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Wednesday, April 18, 2012

Would You Read On? hosted by Diana Flegal

It is Would You Read On? day here on our blog and today we have a courageous YA author's offering. Please comment below and let us know if you would read on.

Genre: Contemporary Young Adult that eventually morphs into Historical YA

My dad slipped a brittle manila envelope into my hands as he turned to smile at a slim woman with close-cropped gray hair, impeccable posture, and a uniform from airport security. At that moment, Grandma Orshina’s demand to see the oh-so-mysterious family relic seemed like sound evidence of debilitating dementia. Of course Dad was oblivious to the obvious. His mother’s insistence on stepping straight off the plane from Iraq and immediately snatching up the envelope was a surefire passport to a pair of cold handcuffs and a humiliating search if anyone saw our questionable package.

I stood in the company of a tall dark Assyrian man (my father) whose not-even-mildly-American name (Abrohom Yaqub Dayan) was sure to draw unnecessary attention. And although LinkEmma sounds like an innocent enough moniker, Emma Nirari Dayan most certainly does not. Add to that the most annoying infant in the history of all Chicago, cooing with deceptive good humor from his stroller, and an enormous basket of walnut kifile, and we were not the most inconspicuous family picking up relatives at O’Hare that day.

Last weeks author was Eddie Jones. You can learn more about Eddies writing and his published titles, Bahama Breeze and The Curse of Captain LaFoote at his website.


9 comments:

Davalyn Spencer said...

Yes, I would read on. The writer snagged me with "brittle manila envelope" and slowed me with description of the uniformed security guard. I don't care what the guard looks like. Uniform is enough. I'm more interested in Grandma, Dad, and Emma.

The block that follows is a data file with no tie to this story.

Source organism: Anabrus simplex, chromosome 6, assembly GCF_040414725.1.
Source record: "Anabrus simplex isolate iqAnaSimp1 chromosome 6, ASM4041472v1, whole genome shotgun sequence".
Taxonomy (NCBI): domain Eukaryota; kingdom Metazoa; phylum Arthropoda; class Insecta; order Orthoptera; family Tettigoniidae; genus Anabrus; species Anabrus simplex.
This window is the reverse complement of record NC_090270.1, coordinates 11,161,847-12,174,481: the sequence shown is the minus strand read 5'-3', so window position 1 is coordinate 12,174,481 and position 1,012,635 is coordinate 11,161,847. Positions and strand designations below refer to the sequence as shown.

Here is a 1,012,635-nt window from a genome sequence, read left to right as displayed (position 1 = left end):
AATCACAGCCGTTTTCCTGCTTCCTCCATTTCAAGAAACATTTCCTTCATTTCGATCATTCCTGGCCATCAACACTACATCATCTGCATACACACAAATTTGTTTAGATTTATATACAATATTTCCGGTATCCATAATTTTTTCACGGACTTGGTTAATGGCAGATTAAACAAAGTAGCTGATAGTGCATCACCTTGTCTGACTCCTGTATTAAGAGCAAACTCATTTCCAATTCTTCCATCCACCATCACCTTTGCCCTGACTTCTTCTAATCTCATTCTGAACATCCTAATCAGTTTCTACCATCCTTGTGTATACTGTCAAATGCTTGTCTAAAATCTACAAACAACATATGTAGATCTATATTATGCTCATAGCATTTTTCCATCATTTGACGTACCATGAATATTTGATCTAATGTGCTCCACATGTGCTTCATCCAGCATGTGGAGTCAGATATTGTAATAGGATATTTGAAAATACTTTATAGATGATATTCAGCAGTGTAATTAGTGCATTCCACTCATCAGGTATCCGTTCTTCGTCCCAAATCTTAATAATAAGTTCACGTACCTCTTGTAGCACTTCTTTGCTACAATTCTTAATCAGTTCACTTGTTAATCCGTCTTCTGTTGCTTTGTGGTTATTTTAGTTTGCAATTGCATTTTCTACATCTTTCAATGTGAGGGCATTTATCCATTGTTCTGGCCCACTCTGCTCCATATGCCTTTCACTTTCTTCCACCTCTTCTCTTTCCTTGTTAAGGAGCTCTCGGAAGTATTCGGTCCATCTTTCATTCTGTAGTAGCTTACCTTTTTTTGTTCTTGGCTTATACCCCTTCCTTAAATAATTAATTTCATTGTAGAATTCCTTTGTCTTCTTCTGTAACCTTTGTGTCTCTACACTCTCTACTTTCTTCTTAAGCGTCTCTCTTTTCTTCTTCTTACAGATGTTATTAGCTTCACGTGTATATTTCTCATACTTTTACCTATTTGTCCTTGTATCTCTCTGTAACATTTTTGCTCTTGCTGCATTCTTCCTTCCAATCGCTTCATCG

A couple of other minor issues made my fingers itch to recast a sentence or two, but when has that ever stopped me from reading on to satisfy my curiosity?

Sharon A. Lavy said...

Absolutely. I feel I am in for a good ride.

Sarah Thomas said...

I'm definitely intrigued, but I wonder if the language is a bit advanced for the average YA reader.

kay Moser said...

I would read on, but I think it's crucial for Grandma to speak and demand the package. Much more dramatic and more worrisome concerning airport security noticing. Also, I'm unclear whether Grandma brought the package or is simply eager to finally see it.

I also wonder if the language is too advanced, but I'm not a YA reader or editor.

Definitely, this is a "keeper." Please keep telling this story. I'm intrigued.

Cheryl said...

I agree with Kay that Grandma should speak for herself. Give as a glimpse into who she is that is outside of the MC's opinions of her.

I have to admit, however, that this didn't do too much for me. I might continue a bit to see what develops.

Jeanette Levellie said...

Sorry. I found it too wordy, filled with too many adjectives and long descriptions. It bogged down the reading for me.

Jennifer said...

Yes, I find this story interesting already...

Heather Day Gilbert said...

I'd just suggest that the writer lock in the genre as either historical YA or contemp. YA. From what I've seen and read, it's good to be as specific as possible for publishers to fit you in a niche!

Katherine Hyde said...

The situation is intriguing and the writing is not bad, but I was confused about who was who. At first it sounded like the security woman and Grandma were the same person. I had to go back and reread the first paragraph. The later descriptions of the family are a bit awkward too.

With some reworking and attention to clarity, this could be a solid beginning.